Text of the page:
Gold is at a three-month low. Is this a buying opportunity or a reason for caution?
Gold has fallen in price of late. Browse the Internet and there is no shortage of articles trying to justify the drop.
CNNMoney quoted Daniel Brebner, precious metals analyst for Deutsche Bank as saying: “There’s a growing consensus that the US economy is back on solid footing and the Fed could begin reining in its ultra-accommodative monetary policy… If this is in fact the case then gold is no longer required as part of a portfolio.”
Well, on Friday Mr Brebner was given some evidence to back his claim. The US economy expanded by 3.2 per cent in Q4, from 2.6 per cent in the quarter before. Forget about looking beneath the surface for a few moments and just look at the headline figures: the US economy seems to be enjoying something of a rip-roaring success.
Then there’s news on China. With fears that the Chinese economy is overheating, and that to counteract this her central bank will slam on the brakes, there is growing talk that commodity prices will fall back later in the year. And that, argue some, will pull down on the price of gold.
But hold on a moment. Is that really right?
Are analysts not having their cake and eating it here? The US economy is booming, they say, and thus gold will fall. China is set to slow, they say, and thus gold will fall. In other words, the answer is gold will fall; now what’s the question?
Economists and analysts tend not to like gold. It pays out no yield, its strength seems to lie purely with psychology. The fans of gold argue that in the past it was the place of safe refuge, and therefore it will be the place of safe refuge in the future. It is just that particular argument does not sit well in textbooks on economic theory. No wonder Keynes called gold a ‘barbarous relic’.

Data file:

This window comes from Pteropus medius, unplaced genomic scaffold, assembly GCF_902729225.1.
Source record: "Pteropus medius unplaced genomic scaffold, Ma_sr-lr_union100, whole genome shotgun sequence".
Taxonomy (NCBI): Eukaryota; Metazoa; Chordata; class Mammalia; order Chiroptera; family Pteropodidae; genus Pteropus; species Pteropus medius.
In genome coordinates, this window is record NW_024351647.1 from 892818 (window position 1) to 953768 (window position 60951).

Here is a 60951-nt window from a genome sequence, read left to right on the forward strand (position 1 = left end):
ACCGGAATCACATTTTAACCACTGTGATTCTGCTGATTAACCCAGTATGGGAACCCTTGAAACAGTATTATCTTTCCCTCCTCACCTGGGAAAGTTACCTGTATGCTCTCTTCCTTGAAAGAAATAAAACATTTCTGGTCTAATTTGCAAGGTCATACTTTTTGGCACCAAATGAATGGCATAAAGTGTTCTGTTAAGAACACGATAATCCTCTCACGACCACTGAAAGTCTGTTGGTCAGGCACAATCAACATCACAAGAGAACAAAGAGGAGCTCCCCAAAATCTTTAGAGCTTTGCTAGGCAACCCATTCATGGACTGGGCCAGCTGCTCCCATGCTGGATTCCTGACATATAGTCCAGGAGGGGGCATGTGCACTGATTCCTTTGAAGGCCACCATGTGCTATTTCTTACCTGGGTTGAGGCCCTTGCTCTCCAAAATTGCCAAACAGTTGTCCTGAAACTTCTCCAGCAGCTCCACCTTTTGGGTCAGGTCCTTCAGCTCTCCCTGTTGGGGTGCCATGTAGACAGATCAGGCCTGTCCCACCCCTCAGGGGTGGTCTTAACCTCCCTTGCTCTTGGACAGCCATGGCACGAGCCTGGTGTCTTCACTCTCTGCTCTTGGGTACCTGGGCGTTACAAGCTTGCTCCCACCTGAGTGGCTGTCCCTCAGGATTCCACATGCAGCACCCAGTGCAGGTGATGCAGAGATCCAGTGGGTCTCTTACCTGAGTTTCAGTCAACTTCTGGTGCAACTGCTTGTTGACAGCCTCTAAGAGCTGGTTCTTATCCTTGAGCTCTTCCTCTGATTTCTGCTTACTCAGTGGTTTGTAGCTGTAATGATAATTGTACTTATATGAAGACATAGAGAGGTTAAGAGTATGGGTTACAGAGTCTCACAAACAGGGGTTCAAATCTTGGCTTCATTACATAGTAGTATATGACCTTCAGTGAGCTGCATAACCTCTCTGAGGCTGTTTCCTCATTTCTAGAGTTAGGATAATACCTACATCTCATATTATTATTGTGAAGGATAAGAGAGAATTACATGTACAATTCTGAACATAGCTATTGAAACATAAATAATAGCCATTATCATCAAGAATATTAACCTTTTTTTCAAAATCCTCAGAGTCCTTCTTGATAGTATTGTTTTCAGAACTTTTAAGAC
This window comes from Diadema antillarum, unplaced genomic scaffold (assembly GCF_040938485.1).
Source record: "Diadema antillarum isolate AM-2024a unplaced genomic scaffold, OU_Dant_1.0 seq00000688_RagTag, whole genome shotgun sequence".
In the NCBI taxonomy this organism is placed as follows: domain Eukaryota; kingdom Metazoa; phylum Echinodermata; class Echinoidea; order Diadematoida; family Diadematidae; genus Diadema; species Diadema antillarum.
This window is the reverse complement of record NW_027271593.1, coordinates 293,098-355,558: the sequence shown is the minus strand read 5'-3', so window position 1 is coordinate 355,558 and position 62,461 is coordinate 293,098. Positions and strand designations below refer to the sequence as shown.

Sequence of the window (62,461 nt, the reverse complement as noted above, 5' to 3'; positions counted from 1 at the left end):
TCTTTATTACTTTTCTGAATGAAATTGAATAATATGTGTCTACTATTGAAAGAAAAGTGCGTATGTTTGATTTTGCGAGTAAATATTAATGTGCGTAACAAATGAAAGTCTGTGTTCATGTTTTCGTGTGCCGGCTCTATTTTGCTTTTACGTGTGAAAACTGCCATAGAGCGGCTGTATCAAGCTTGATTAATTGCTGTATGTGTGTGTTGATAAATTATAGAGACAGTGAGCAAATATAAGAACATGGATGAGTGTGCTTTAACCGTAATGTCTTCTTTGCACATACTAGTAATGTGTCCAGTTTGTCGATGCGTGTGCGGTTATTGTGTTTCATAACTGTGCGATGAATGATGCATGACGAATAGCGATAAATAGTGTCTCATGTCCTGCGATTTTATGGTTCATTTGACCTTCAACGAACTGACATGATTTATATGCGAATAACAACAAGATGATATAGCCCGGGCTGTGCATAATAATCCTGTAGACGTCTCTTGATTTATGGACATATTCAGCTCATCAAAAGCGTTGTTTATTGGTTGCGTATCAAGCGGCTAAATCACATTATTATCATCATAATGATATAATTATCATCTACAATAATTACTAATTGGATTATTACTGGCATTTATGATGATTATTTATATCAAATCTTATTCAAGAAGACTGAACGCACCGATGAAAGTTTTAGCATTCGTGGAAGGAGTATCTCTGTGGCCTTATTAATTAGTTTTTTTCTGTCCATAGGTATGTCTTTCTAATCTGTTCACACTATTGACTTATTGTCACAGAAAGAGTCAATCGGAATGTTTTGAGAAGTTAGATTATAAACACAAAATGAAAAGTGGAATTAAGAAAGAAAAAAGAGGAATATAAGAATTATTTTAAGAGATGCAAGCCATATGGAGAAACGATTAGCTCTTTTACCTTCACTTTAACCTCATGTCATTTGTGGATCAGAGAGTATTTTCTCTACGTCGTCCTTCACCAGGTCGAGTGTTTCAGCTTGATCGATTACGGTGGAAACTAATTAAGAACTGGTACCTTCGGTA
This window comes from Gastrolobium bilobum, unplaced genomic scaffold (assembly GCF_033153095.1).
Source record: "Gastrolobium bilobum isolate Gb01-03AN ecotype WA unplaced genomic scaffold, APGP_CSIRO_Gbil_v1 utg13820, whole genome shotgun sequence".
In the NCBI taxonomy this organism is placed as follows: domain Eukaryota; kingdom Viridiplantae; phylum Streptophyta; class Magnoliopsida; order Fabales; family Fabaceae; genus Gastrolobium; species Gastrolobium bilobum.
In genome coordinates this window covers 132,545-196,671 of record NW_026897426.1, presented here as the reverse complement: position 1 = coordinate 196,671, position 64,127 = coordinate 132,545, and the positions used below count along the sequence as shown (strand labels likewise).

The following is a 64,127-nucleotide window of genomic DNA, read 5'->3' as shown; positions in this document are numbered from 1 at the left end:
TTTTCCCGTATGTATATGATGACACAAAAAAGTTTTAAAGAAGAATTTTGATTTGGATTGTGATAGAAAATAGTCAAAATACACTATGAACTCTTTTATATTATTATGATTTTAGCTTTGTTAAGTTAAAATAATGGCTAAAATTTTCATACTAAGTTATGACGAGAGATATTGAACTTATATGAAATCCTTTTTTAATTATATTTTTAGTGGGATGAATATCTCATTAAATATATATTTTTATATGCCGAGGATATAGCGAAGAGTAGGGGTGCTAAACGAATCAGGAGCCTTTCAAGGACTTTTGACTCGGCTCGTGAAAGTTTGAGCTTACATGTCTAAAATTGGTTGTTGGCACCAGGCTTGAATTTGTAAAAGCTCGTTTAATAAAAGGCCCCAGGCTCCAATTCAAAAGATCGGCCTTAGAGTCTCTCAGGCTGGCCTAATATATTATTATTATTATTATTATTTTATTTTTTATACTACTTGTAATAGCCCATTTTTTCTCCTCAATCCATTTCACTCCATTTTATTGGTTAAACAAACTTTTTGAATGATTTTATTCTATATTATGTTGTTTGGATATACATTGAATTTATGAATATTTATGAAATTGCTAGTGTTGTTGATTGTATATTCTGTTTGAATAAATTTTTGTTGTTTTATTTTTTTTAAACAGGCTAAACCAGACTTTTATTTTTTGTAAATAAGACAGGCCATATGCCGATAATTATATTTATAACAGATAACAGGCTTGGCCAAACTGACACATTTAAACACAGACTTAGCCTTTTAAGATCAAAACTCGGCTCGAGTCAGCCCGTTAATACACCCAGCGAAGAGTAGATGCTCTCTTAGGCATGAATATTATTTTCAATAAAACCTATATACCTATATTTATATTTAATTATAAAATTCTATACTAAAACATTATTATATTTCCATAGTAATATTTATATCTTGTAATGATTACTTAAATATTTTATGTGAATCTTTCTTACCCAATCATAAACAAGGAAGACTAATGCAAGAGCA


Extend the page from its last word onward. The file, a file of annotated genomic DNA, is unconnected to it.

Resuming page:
So I can’t help but feel we are seeing prejudice here. Economists don’t like gold, so they are looking for reasons to justify its lower price.
But for me, the underlying factors that led to surging gold last year have not gone away.
A recent Bloomberg poll found that the majority of investors reckon either Greece, or Ireland, or maybe both, will default by 2015. The danger of a debt crisis in Spain and Portugal, and even Italy and Belgium, has not gone away. The same problems still lurk. I can’t help but feel market complacency shows a degree of gullibility.
Standard and Poor’s recently cut its credit rating for Japan, and Moody’s has warned that it may have to place a negative outlook on its AAA rating for the US. Stop there, and re-read that last sentence. Credit rating agencies are beginning to fret over even Uncle Sam’s ability to pay back debt.
The truth is the US economy is booming because the US government is spending money it doesn’t have. The argument used to justify the US government running up debts is that the US as a whole is not getting into more debt. The argument continues: households are paying off debts, and the US government is simply borrowing the money its households are saving. But surely, before the financial crisis dawned, household debt in the US was dangerously high. The US is swapping one kind of dangerously high debt for another – this is hardly sustainable.
I fail to follow the argument that gold has peaked. The factors that created the fears that led to surging gold have not gone away; if anything they are getting worse.
I am dubious about the price of gold in the longer term, however. I mentioned last year how there is strong evidence to suggest that later this decade real interest rates will rise, as global investment rises and global savings fall.
You can see why a product that pays no yield does well when real interest rates are negative. But if real interest rates start to rise, as I am sure they will within a few years, gold will look very expensive.
These views and comments are those of the author alone and do not necessarily reflect the view of The Share Centre, its officers and employees